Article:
• Nature herself had invented the ideal economic system. She had invented it simultaneously with the creation of the human race.
    • Nature gave each human being a unique power: the power to deliberately produce goods and services. Human labor power was the original form of economic power.
    • Nature’s distribution of this mighty power was democratic: one person, one labor power.
    • Nature clearly intended each human being to be self-supporting — neither a slave nor a parasite, but a producer.
    • Smith saw the purpose of production as consumption by the producers themselves.

Economic power in Adam Smith’s time was naturally diffused because every free human being owned his or her own labor power. Smith conceived a free market economy to replicate on the national scale the democratic economic plan Nature had devised for the individual.

  • But Smith had overlooked something very important.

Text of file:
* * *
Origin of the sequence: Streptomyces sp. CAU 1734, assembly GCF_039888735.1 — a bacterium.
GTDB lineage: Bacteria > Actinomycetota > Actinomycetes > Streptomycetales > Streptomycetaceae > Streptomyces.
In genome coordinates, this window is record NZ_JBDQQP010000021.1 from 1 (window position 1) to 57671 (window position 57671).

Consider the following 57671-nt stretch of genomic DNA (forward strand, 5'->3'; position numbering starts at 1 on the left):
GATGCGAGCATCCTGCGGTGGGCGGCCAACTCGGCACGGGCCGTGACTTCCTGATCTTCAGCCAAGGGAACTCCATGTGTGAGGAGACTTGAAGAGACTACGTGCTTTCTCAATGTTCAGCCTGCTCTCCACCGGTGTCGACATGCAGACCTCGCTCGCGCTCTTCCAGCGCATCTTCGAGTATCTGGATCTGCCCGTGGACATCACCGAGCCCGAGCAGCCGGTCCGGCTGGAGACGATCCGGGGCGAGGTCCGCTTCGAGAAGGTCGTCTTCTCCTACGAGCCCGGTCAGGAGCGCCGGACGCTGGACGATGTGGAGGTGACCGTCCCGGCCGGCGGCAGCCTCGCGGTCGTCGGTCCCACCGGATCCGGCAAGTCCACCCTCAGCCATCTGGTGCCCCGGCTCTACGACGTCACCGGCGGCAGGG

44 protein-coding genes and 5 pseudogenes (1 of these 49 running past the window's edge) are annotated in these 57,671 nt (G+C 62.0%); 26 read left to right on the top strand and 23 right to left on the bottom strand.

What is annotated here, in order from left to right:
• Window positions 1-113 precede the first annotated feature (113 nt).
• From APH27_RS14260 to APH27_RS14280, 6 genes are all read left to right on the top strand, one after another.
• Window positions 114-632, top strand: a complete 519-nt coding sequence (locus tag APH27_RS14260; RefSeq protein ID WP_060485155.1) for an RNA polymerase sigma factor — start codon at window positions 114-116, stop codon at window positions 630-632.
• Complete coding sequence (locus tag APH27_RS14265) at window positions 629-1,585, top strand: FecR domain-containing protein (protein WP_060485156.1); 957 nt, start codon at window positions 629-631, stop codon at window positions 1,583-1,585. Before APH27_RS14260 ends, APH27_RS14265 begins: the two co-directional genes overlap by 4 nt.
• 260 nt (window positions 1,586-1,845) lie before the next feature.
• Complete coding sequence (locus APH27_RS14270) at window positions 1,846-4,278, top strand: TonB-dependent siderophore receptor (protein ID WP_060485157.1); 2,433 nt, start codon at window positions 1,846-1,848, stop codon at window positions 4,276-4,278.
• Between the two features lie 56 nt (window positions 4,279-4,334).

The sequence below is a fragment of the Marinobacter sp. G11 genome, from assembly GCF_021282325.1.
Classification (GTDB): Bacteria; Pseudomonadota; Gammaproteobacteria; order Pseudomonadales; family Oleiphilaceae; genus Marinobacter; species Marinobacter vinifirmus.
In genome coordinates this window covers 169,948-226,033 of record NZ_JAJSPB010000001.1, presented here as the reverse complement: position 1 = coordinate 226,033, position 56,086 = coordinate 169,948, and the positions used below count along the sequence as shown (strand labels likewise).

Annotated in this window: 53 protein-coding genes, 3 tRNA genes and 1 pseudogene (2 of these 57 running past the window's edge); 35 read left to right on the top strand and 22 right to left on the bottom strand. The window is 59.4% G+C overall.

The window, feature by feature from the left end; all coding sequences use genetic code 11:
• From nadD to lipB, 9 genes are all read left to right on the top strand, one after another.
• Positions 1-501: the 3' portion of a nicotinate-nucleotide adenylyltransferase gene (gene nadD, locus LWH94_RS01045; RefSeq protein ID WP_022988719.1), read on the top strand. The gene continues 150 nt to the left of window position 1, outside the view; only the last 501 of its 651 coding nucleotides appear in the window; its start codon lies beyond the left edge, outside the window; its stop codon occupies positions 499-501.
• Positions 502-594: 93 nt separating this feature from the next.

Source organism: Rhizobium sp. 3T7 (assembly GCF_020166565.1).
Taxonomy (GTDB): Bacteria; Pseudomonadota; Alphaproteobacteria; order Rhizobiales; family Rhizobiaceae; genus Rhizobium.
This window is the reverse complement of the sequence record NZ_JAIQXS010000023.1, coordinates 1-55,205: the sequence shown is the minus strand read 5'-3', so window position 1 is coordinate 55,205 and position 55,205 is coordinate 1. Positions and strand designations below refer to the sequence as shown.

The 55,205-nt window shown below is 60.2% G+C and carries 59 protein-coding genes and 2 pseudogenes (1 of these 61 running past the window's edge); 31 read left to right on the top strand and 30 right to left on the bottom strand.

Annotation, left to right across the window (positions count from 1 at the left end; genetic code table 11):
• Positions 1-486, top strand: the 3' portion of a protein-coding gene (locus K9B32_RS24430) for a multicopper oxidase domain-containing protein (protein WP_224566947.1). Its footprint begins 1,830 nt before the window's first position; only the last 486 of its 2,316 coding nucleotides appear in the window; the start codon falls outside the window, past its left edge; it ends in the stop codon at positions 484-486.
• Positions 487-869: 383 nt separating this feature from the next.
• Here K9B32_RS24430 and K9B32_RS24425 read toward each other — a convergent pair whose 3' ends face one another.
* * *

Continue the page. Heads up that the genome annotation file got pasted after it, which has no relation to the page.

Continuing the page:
• In the real economic world, people since the dawn of time had found labor dependence a punishment, even a curse. To produce one’s bread by the sweat of one’s brow doomed men and women to unrelenting toil from childhood to old age. And the reward was bare subsistence.
  • For everyone but slave-owners, subsistence toil denied them not only affluence but leisure — the prerequisite for education, the arts, culture — all that makes up civilization. Bodies need creature comforts, but souls need leisure and security, because people are not only creatures but spiritual beings.

The necessity for leisure was Aristotle’s justification for the institution of slavery. However cruel and unjust, Aristotle thought the slavery of some was necessary to enable others to create and perfect civilization.